Now Steve Canyon is forgotten by all save the last of the Baby Boomers, but he still stands defiantly, Cold Warrior, hands on hips, facing downhill.

The mysterious headstone of Jane Kirkham

A solitary headstone lies along the path of the old stage road from Leadville to Buena Vista, near the present-day intersection of highways 82 and 24. “My wife — Jane Kirkham — Died March 7, 1879 — Aged 38 years, 3 months, 7 days.” Legend has it that the stage was stopped by a robber, who was shot and killed during the holdup. The robber was purportedly revealed to be a woman, the wife of the sheriff or one of his deputies. Supposedly, it was too embarrassing to bury her back in town.

The ski troopers
Vail and Breckenridge

During World War II, the U.S. Army trained soldiers to fight in high altitudes and frozen conditions. Camp Hale near Leadville housed 15,000 men, all trained to ski, climb, and survive and fight in winter. The recruitment and gathering of like-minded soldiers inadvertently led to the explosion of the ski industry directly after the war. Ski-trooper vet Pete Siebert founded Vail, and others followed suit, creating the Colorado ski industry. The statue in Vail is more imposing — 13 feet tall and solemn; in comparison to Breck’s life-size, more dynamic piece.

Solid Muldoon buried here

This spot marks the last resting place of a masterful prank. The prankster, George Hull, was a tobacconist from New York. He had experience at fooling people. He had dreamed up the infamous “Cardiff Giant” of 1869, the faked discovery of a carved simulacrum of a petrified prehistoric man. Hull’s trick gulled a lot of folks; P.T. Barnum then made his own Cardiff Giant and declared it to be the real deal, not Hull’s.

Hull wanted to try his trick again. This time, he made a plaster-of-Paris mold instead of a sculpture, bought a real skeleton, and imbedded it, covering it with his creation. The fake was seven feet, six inches tall and featured a small tail, grafted on in attempt to tout it as a missing link. This time Barnum was in on it, fronting Hull $2,000 for 75 percent of the take. Choosing a random Colorado hill, Hull and his cohorts buried the object and a few months later, on September 16, 1877, a shill “discovered” it. Unfortunately, the once-burned public didn’t take to the new hoax, and the Solid Muldoon (dubbed in honor of a contemporary song lyric) soon vanished from sight.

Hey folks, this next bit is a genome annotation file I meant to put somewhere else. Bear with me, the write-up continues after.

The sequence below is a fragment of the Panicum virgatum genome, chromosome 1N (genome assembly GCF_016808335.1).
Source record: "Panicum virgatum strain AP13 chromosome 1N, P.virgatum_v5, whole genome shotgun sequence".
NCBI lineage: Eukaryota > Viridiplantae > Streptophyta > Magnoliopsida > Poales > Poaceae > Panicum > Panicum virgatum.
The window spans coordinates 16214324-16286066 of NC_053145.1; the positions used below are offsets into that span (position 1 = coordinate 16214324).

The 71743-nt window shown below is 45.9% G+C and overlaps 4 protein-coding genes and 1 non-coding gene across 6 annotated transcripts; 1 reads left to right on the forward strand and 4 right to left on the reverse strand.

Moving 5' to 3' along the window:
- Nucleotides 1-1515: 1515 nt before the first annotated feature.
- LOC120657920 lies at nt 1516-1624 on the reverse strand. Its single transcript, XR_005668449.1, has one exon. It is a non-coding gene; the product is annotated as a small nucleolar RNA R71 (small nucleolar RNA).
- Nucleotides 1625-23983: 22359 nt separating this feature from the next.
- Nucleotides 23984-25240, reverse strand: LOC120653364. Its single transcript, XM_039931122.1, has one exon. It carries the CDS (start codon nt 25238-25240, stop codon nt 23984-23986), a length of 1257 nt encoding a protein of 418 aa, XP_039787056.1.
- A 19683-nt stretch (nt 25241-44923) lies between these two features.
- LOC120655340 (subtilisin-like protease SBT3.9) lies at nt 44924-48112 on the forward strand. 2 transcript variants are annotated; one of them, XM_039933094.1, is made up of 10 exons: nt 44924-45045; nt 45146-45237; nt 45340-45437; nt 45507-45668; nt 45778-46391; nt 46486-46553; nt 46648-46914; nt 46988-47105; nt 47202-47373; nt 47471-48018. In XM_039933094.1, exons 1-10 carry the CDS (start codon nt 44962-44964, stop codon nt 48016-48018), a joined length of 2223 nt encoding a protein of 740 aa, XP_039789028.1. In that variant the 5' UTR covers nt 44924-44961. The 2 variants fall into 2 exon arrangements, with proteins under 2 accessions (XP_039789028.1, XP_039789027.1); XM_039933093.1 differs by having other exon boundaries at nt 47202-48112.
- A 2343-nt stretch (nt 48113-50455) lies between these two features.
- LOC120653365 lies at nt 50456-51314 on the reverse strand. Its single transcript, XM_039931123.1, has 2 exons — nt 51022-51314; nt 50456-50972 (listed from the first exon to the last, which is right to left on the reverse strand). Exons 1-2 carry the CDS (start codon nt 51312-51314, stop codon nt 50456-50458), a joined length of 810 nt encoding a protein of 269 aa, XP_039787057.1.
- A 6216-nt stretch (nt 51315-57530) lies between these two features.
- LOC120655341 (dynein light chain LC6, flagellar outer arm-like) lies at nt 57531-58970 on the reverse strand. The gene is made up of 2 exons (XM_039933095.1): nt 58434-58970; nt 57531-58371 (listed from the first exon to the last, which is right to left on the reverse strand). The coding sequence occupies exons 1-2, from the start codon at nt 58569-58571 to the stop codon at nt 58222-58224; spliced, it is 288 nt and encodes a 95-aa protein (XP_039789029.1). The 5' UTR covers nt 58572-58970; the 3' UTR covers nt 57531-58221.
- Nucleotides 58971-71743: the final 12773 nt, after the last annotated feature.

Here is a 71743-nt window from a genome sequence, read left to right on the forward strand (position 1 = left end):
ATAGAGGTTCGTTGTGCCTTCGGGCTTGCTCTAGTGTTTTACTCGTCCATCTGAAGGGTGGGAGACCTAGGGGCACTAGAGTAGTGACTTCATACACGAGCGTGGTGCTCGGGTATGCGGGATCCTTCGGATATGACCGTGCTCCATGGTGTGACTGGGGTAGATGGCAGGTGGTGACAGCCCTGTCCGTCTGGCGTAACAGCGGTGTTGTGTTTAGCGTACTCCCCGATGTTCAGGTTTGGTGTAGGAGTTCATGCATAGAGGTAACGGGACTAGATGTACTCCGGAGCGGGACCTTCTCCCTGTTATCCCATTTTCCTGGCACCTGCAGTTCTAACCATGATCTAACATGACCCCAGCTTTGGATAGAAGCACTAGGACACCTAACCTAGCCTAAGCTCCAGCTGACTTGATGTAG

In 1976, commemorants created a replica of the Muldoon and displayed it for a few years. On July 22, 1984, the replica was buried beside the road, near the hill in which the original was interred.

The Manassa Mauler

If you’ve ever heard of Manassa, Colorado, it’s because Jack Dempsey was born there (or you’re into covering the yearly migration of sandhill cranes). The champion heavyweight boxer held the title from 1919 to 1926, and was one of the iconic athletes of the era. He started out at the bottom, choosing fights in barrooms and winning them. His boyhood cabin now serves a museum dedicated to his memory; only it and a dynamic statue commemorate this pugilistically talented Coloradan.

Cockeyed Liz’s grave
Buena Vista

Elizabeth Spurgeon (1857-1929) was forced into a life of prostitution at the age of 13 (her nicknamed stemmed from her appearance after a childhood accident). Sixteen years later, she bought a property in Buena Vista, the Palace Manor, and turned it into a whorehouse. In 1897, she married the town plumber and gave up her profession. Their graves were originally bordered by plumber’s pipes.

Tuesday, April 28, 2020

NRR Project: The first transatlantic radio broadcast

First transatlantic radio broadcast
March 14, 1925

For one of the few times so far in this survey, I find myself stymied. Fortunately, no one could write a better explanatory essay on this entry than Cary O’Dell’s,which you can find here. The recording in question is not readily available, and most of it is of abysmal sound quality.

As O’Dell states, this was not the first transatlantic communication, but it was the first airing of a transatlantic broadcast intended for the public. It was a signal that was passed through a variety of long- and short-wave conduits on its way to home receivers, and that signal deteriorated with every step of the process. It’s not surprising that the end result was not much to brag about.